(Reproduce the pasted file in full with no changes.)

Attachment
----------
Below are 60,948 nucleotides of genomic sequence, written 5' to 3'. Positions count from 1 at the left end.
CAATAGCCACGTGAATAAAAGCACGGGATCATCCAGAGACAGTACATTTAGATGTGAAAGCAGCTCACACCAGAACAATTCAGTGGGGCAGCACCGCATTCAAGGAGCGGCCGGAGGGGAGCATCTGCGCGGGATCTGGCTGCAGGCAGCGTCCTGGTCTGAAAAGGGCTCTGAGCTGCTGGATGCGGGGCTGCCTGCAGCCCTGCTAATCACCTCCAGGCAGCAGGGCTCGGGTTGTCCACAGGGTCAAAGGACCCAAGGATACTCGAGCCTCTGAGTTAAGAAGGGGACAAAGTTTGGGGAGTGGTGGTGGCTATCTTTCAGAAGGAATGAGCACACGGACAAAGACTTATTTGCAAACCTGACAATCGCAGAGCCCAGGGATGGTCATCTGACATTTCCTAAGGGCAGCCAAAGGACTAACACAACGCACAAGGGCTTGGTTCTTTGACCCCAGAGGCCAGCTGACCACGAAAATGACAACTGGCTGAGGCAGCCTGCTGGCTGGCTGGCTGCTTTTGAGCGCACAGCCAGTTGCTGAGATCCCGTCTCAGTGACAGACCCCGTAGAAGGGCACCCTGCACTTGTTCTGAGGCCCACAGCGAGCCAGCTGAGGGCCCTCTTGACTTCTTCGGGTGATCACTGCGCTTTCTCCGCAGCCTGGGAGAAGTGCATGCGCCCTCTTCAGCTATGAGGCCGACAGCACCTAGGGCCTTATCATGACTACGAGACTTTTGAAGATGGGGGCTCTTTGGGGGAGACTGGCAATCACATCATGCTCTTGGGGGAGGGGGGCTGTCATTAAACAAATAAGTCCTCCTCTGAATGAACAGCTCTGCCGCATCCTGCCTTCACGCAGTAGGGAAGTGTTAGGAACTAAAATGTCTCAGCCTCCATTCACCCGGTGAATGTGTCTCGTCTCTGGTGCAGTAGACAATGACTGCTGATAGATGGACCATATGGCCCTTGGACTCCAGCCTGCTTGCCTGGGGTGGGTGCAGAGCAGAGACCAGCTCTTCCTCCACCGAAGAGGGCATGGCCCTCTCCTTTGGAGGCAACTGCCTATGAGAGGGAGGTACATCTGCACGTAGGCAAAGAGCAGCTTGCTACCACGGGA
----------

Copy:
Below are 60,948 nucleotides of genomic sequence, written 5' to 3'. Positions count from 1 at the left end.
CAATAGCCACGTGAATAAAAGCACGGGATCATCCAGAGACAGTACATTTAGATGTGAAAGCAGCTCACACCAGAACAATTCAGTGGGGCAGCACCGCATTCAAGGAGCGGCCGGAGGGGAGCATCTGCGCGGGATCTGGCTGCAGGCAGCGTCCTGGTCTGAAAAGGGCTCTGAGCTGCTGGATGCGGGGCTGCCTGCAGCCCTGCTAATCACCTCCAGGCAGCAGGGCTCGGGTTGTCCACAGGGTCAAAGGACCCAAGGATACTCGAGCCTCTGAGTTAAGAAGGGGACAAAGTTTGGGGAGTGGTGGTGGCTATCTTTCAGAAGGAATGAGCACACGGACAAAGACTTATTTGCAAACCTGACAATCGCAGAGCCCAGGGATGGTCATCTGACATTTCCTAAGGGCAGCCAAAGGACTAACACAACGCACAAGGGCTTGGTTCTTTGACCCCAGAGGCCAGCTGACCACGAAAATGACAACTGGCTGAGGCAGCCTGCTGGCTGGCTGGCTGCTTTTGAGCGCACAGCCAGTTGCTGAGATCCCGTCTCAGTGACAGACCCCGTAGAAGGGCACCCTGCACTTGTTCTGAGGCCCACAGCGAGCCAGCTGAGGGCCCTCTTGACTTCTTCGGGTGATCACTGCGCTTTCTCCGCAGCCTGGGAGAAGTGCATGCGCCCTCTTCAGCTATGAGGCCGACAGCACCTAGGGCCTTATCATGACTACGAGACTTTTGAAGATGGGGGCTCTTTGGGGGAGACTGGCAATCACATCATGCTCTTGGGGGAGGGGGGCTGTCATTAAACAAATAAGTCCTCCTCTGAATGAACAGCTCTGCCGCATCCTGCCTTCACGCAGTAGGGAAGTGTTAGGAACTAAAATGTCTCAGCCTCCATTCACCCGGTGAATGTGTCTCGTCTCTGGTGCAGTAGACAATGACTGCTGATAGATGGACCATATGGCCCTTGGACTCCAGCCTGCTTGCCTGGGGTGGGTGCAGAGCAGAGACCAGCTCTTCCTCCACCGAAGAGGGCATGGCCCTCTCCTTTGGAGGCAACTGCCTATGAGAGGGAGGTACATCTGCACGTAGGCAAAGAGCAGCTTGCTACCACGGGA